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‘The past is a foreign country’: L. P. Hartley’s The Go-Between

The BBC’s new dramatization of The Go-Between, broadcast on 20 September 2015, seems a suitable occasion to highlight our substantial archive of the novelist L. P. (Leslie Poles) Hartley (1895-1972).

The Go-Between, published in 1953, purports to be the reminiscences of the ageing narrator, Leo Colston, who looks back to his childhood half a century earlier. In particular, he recounts an episode in the summer of 1900 when he stays at Brandham Hall in Norfolk, the home of his schoolfriend Marcus Maudsley. Leo becomes the unwitting ‘go between’ in a secret affair between Marcus’s older sister, Marian, and tenant farmer Ted Burgess. The story crackles with the sexual and social tensions of the end of the Victorian era.

The archive contains Hartley’s autograph manuscript of the novel, in nine volumes. The first volume includes the famous opening words: “The past is a foreign country: they do things differently there.” However, Hartley immediately undercuts the confidence and poise of this first sentence by adding “Or do they?”. Wisely perhaps, he later decided to omit the question.

I have sometimes been asked what gave me the idea for the Go-Between, and have always found the question difficult to answer. […]

I think the most operative stimulus of The Go-Between was my memory of the summer of 1900. I was four and a half and it was the first time I was consciously aware of the weather – at least it was the first time the weather made a mark on my memory. From then on, for many years, I always hoped that that long succession of hot days would be repeated, but unless my memory betrays me it never was, in England at any rate, until 1959. It became for me a kind of Golden Age – almost literally, for I think of it as being the colour of gold. I didn’t want to go back to it but I wanted it to come back to me, and I still do.”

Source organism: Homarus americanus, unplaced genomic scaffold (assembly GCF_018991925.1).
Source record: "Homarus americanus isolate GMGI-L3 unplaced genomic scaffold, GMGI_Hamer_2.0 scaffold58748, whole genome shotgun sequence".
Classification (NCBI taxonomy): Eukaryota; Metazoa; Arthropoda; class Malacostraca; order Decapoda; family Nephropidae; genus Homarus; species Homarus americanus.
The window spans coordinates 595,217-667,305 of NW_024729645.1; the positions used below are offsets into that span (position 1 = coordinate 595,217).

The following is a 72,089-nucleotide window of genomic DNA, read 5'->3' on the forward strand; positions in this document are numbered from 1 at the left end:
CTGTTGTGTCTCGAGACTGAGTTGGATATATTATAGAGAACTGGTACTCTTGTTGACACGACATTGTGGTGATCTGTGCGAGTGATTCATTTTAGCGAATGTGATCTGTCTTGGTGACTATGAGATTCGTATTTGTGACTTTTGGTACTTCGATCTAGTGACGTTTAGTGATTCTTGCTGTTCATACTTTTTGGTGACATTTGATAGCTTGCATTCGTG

A film version of The Go-Between was released in 1971, directed by Joseph Losey and with a screenplay by Harold Pinter. Julie Christie and Alan Bates starred as Marian and Ted, while young Leo was played by Dominic Guard, and his older counterpart by Michael Redgrave. The Go-Between won the Palme d’Or at the Cannes Film Festival, and in 1999 it was ranked number 57 in the British Film Institute’s list of top 100 British films.

The L. P. Hartley Papers include copies of Pinter’s screenplay, on-set photographs and publicity materials for the film, although copyright restrictions prevent us from showing these here.

Harold Pinters' screenplay for the film version of The Go-Between. L.P. Hartley Papers, box 45/3.
Harold Pinter’s screenplay for the film version of The Go-Between, 1969. L. P. Hartley Papers, box 45/3.




2 comments on “‘The past is a foreign country’: L. P. Hartley’s The Go-Between

  1. Nicholas Webb

    Thanks for this post, John. I think The Go-Between is a very fine work indeed and it won a proper Literature Prize (as opposed to a wacky award like The Booker, dare I say it). Hartley seems to have gone into a shadow, shared by other neglected British writers of similar quality such as Angus Wilson, Somerset Maugham and Henry Williamson, but, like their works, his will surely outlast those of more recently fashionable authors.

    I also like some of his later works – The Brickfield with its sequel The Betrayal (set in the brick-making country south of Peterborough where he was brought up), and The Harness-Room (1971). His ‘Eustace and Hilda’ series (another prize-winner), had quite a vogue and was adapted for A Book at Bedtime more than once, if memory serves me right. The Hireling was also made into a successful film, with Sarah Miles in the lead. I think Hartley did short stories, too. Glad you have his papers. How do they come to be in Manchester though?

    For what it’s worth, I thought last night’s BBC adaptation was pretty poor stuff (like their other recent offering of Lady C.), when compared to the classic Losey film you refer to, which stands up well today and was considered quite daring at the time. What did you think of it?

  2. Pingback: A Foreign Country | dpetrieblog

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